Courtney Burton talks about her music career and starting a new business in her 60s.
The start of Courtney Burton’s singing career sounds like the opening scene of a movie. “I was literally singing in the shower, freshman year of college, and somebody goes, ‘Who is that?’” Burton says. With a naturally lower voice, she never considered herself much of a singer, but that ditty in the shower secured her an invitation to audition to sing at a church at St. Mary’s College (now St. Mary’s University of Minnesota) in Winona.
Burton later joined a campus choir, auditioned for on-campus musical reviews and took voice lessons. “Then I took a 15-year hiatus while I was getting my career launched in corporate,” she says. Even during this break, Burton occasionally sang at weddings and other small events. When a coworker learned about her musical moonlighting, he/she mentioned that Beasley’s Big Band out of Twin Cities was looking for a new vocalist, and asked Burton if she’d audition. “It was horrible,” Burton says, “but Chuck Beasley, the founder, heard something in my voice.” Burton got the spot and has been singing with the 19-piece band for over 20 years.
“Another part of my story is I have officially moved on from my corporate career, and I am now taking on my dream of being a full-time musician,” Burton says. To this end, Burton, a former retail and sales executive, started her own five-piece band, Court’s in Session, which has played everything from weddings to galas and fundraisers.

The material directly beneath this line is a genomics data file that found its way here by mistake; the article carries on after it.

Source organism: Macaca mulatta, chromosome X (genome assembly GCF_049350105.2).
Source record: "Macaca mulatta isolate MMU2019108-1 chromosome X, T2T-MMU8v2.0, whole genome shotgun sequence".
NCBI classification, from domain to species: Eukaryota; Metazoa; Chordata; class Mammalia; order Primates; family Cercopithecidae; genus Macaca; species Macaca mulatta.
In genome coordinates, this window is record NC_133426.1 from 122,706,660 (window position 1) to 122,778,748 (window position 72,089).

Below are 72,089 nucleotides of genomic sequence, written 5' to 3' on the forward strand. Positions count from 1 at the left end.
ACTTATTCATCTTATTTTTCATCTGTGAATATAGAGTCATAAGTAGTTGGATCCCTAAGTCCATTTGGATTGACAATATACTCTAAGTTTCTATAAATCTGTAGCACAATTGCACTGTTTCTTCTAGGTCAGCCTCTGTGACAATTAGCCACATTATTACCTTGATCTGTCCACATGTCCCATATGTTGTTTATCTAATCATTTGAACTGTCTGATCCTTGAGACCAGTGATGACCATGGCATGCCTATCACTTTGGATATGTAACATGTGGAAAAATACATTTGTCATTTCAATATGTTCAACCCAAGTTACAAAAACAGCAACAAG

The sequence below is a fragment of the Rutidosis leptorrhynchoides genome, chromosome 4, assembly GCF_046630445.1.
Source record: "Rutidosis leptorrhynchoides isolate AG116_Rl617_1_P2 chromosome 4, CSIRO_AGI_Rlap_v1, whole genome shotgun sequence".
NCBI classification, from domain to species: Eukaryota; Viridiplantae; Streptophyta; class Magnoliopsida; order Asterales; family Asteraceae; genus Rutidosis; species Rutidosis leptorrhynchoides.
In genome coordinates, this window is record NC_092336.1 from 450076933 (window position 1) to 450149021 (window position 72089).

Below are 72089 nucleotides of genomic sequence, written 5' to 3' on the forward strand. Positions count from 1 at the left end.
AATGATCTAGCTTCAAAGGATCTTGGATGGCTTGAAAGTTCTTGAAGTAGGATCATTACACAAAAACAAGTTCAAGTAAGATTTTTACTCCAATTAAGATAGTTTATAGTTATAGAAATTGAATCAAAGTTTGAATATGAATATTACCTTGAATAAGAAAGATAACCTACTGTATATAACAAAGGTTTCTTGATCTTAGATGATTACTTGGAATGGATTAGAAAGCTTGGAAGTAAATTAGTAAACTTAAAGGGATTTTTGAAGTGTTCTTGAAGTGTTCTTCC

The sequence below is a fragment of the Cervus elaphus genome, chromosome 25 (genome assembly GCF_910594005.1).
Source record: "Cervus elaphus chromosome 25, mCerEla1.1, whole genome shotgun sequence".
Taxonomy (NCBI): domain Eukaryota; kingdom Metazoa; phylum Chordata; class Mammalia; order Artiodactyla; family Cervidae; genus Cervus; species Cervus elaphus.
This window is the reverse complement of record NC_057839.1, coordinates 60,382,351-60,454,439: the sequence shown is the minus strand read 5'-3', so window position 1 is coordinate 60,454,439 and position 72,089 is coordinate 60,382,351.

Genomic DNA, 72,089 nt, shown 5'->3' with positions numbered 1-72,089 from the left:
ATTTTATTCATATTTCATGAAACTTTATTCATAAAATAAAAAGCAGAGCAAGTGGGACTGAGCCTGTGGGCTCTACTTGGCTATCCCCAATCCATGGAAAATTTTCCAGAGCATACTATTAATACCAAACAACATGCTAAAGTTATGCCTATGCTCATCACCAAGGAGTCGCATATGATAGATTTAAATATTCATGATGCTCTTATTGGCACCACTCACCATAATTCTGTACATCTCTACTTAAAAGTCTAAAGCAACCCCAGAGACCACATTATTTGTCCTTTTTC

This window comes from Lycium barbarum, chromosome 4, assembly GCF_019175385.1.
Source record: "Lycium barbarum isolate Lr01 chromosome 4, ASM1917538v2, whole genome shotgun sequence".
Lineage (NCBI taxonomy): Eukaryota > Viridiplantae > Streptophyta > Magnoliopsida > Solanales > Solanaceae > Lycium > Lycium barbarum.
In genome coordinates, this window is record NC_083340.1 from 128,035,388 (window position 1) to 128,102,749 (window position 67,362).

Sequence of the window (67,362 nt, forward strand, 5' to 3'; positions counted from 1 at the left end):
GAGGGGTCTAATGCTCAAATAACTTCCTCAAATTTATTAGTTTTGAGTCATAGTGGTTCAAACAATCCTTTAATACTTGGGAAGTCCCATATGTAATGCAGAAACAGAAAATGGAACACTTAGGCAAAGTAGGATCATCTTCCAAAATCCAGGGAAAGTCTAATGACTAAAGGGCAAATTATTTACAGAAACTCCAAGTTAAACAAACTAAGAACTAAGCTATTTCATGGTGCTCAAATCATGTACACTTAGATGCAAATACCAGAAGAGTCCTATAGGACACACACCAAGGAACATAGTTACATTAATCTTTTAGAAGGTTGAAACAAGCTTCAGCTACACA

At 62, it’s not typical to embark on a new career. “At this point in my life, I still have my voice,” Burton says, “and there’s a part of me that’s saying, ‘If I don’t try now, I’ll never know.’ So, I’m taking that risk and saying, ‘Let me find out what’s possible … have a lot of fun along the way, meet a ton of cool people and have experiences I wouldn’t have otherwise.’”
Burton has also been exploring the versatility of her smaller band. “On the business side, I’m a service provider, which means I need to listen to my potential customers’ needs, and we adapt as needed,” she says. This means considering the venue size, the length of the event and the impression the host wants to make, resulting in enlisting a sixth player or going down to a three-piece. “I want to make sure what we bring to your party is exactly what’s needed to elevate the ambiance and not about taking over the event,” she says.
Burton is taking the opportunity to hone her craft. “The five-piece [band] gives me the opportunity to stretch out a little more as a musician,” she says. “When you’re in a Big Band, the songs are written how the songs are written, and I don’t have as much leeway to express myself creatively. With my five-piece, we can do that.”